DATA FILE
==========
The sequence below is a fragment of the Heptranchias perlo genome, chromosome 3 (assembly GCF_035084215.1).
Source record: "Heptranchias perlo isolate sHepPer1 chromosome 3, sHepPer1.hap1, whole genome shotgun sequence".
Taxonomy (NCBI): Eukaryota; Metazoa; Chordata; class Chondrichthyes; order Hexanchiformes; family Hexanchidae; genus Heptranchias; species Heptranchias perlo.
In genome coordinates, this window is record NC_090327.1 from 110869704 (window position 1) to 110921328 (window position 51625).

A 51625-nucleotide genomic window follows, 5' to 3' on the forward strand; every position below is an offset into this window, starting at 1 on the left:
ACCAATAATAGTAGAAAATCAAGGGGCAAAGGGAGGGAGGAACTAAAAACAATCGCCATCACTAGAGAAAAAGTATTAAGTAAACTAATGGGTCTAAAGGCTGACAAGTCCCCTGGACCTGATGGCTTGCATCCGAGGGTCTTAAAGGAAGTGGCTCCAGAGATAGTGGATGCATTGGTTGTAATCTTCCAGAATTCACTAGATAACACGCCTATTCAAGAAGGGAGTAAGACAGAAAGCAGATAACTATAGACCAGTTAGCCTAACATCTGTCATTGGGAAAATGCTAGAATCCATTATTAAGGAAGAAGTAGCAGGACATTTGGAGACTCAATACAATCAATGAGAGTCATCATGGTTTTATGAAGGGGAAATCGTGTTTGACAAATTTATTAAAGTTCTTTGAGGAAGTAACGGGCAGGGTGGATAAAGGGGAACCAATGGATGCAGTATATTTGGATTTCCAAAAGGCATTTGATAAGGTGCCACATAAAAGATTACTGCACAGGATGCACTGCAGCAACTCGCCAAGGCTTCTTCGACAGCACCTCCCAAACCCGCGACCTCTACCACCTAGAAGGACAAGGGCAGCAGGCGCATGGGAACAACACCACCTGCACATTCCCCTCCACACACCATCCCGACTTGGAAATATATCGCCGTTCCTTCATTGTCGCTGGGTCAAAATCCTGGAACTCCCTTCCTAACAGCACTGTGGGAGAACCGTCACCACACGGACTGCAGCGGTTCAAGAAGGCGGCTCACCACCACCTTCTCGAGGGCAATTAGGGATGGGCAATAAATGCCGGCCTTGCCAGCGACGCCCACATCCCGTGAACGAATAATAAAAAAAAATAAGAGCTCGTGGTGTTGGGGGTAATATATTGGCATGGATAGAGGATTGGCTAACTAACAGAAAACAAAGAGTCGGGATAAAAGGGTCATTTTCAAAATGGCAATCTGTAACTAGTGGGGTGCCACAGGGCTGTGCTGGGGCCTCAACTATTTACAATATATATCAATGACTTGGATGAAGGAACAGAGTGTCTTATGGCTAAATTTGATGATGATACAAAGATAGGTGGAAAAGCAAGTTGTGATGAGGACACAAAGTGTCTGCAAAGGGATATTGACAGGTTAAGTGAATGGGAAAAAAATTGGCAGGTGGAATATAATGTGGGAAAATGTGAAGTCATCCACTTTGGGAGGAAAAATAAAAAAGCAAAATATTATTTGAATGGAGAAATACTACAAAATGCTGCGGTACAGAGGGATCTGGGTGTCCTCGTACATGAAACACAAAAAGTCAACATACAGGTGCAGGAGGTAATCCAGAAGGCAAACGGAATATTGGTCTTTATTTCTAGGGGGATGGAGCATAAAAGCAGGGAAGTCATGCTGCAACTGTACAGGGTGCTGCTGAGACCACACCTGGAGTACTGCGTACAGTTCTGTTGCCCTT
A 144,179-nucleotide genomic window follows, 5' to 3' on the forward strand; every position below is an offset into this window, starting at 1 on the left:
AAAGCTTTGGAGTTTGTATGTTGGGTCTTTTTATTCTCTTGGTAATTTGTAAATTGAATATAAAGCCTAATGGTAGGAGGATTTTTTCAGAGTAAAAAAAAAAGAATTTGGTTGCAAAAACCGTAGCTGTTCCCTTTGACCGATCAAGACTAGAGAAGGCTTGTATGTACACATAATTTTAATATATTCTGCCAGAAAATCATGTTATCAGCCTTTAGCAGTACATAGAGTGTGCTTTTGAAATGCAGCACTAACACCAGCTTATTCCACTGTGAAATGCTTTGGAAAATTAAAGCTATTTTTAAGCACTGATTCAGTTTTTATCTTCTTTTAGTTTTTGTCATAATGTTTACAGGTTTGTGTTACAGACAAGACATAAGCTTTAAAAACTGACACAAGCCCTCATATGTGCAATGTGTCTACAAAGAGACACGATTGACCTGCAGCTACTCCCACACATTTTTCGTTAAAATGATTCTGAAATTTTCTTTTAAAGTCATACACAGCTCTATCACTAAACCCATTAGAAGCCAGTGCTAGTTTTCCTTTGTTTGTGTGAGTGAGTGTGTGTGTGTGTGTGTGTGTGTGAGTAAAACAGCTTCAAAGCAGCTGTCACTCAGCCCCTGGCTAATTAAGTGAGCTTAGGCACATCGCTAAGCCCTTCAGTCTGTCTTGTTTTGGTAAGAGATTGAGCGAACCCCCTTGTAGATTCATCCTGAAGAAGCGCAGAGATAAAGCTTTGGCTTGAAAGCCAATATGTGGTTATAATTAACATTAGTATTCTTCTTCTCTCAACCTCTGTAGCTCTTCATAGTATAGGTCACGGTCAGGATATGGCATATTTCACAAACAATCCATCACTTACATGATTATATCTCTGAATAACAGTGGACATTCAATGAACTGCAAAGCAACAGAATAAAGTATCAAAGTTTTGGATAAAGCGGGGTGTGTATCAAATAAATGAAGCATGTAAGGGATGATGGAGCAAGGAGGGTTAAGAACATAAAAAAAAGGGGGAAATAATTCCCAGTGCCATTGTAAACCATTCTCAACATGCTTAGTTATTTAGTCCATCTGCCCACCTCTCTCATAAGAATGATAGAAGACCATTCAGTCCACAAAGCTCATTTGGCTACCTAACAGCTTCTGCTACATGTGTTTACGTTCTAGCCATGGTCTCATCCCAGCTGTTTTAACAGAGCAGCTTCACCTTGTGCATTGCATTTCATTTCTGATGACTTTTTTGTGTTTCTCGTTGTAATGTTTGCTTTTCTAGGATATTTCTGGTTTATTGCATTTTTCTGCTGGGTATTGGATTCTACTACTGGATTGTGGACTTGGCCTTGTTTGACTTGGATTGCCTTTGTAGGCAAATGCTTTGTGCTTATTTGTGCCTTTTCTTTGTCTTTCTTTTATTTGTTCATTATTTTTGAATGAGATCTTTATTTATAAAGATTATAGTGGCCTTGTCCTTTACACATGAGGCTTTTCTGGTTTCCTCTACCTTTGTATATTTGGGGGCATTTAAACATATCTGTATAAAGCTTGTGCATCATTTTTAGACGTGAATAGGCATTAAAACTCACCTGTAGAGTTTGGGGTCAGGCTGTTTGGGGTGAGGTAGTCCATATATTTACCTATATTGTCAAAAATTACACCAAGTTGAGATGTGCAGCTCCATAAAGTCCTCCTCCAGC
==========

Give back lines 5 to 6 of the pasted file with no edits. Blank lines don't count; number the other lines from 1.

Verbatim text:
A 51625-nucleotide genomic window follows, 5' to 3' on the forward strand; every position below is an offset into this window, starting at 1 on the left:
ACCAATAATAGTAGAAAATCAAGGGGCAAAGGGAGGGAGGAACTAAAAACAATCGCCATCACTAGAGAAAAAGTATTAAGTAAACTAATGGGTCTAAAGGCTGACAAGTCCCCTGGACCTGATGGCTTGCATCCGAGGGTCTTAAAGGAAGTGGCTCCAGAGATAGTGGATGCATTGGTTGTAATCTTCCAGAATTCACTAGATAACACGCCTATTCAAGAAGGGAGTAAGACAGAAAGCAGATAACTATAGACCAGTTAGCCTAACATCTGTCATTGGGAAAATGCTAGAATCCATTATTAAGGAAGAAGTAGCAGGACATTTGGAGACTCAATACAATCAATGAGAGTCATCATGGTTTTATGAAGGGGAAATCGTGTTTGACAAATTTATTAAAGTTCTTTGAGGAAGTAACGGGCAGGGTGGATAAAGGGGAACCAATGGATGCAGTATATTTGGATTTCCAAAAGGCATTTGATAAGGTGCCACATAAAAGATTACTGCACAGGATGCACTGCAGCAACTCGCCAAGGCTTCTTCGACAGCACCTCCCAAACCCGCGACCTCTACCACCTAGAAGGACAAGGGCAGCAGGCGCATGGGAACAACACCACCTGCACATTCCCCTCCACACACCATCCCGACTTGGAAATATATCGCCGTTCCTTCATTGTCGCTGGGTCAAAATCCTGGAACTCCCTTCCTAACAGCACTGTGGGAGAACCGTCACCACACGGACTGCAGCGGTTCAAGAAGGCGGCTCACCACCACCTTCTCGAGGGCAATTAGGGATGGGCAATAAATGCCGGCCTTGCCAGCGACGCCCACATCCCGTGAACGAATAATAAAAAAAAATAAGAGCTCGTGGTGTTGGGGGTAATATATTGGCATGGATAGAGGATTGGCTAACTAACAGAAAACAAAGAGTCGGGATAAAAGGGTCATTTTCAAAATGGCAATCTGTAACTAGTGGGGTGCCACAGGGCTGTGCTGGGGCCTCAACTATTTACAATATATATCAATGACTTGGATGAAGGAACAGAGTGTCTTATGGCTAAATTTGATGATGATACAAAGATAGGTGGAAAAGCAAGTTGTGATGAGGACACAAAGTGTCTGCAAAGGGATATTGACAGGTTAAGTGAATGGGAAAAAAATTGGCAGGTGGAATATAATGTGGGAAAATGTGAAGTCATCCACTTTGGGAGGAAAAATAAAAAAGCAAAATATTATTTGAATGGAGAAATACTACAAAATGCTGCGGTACAGAGGGATCTGGGTGTCCTCGTACATGAAACACAAAAAGTCAACATACAGGTGCAGGAGGTAATCCAGAAGGCAAACGGAATATTGGTCTTTATTTCTAGGGGGATGGAGCATAAAAGCAGGGAAGTCATGCTGCAACTGTACAGGGTGCTGCTGAGACCACACCTGGAGTACTGCGTACAGTTCTGTTGCCCTT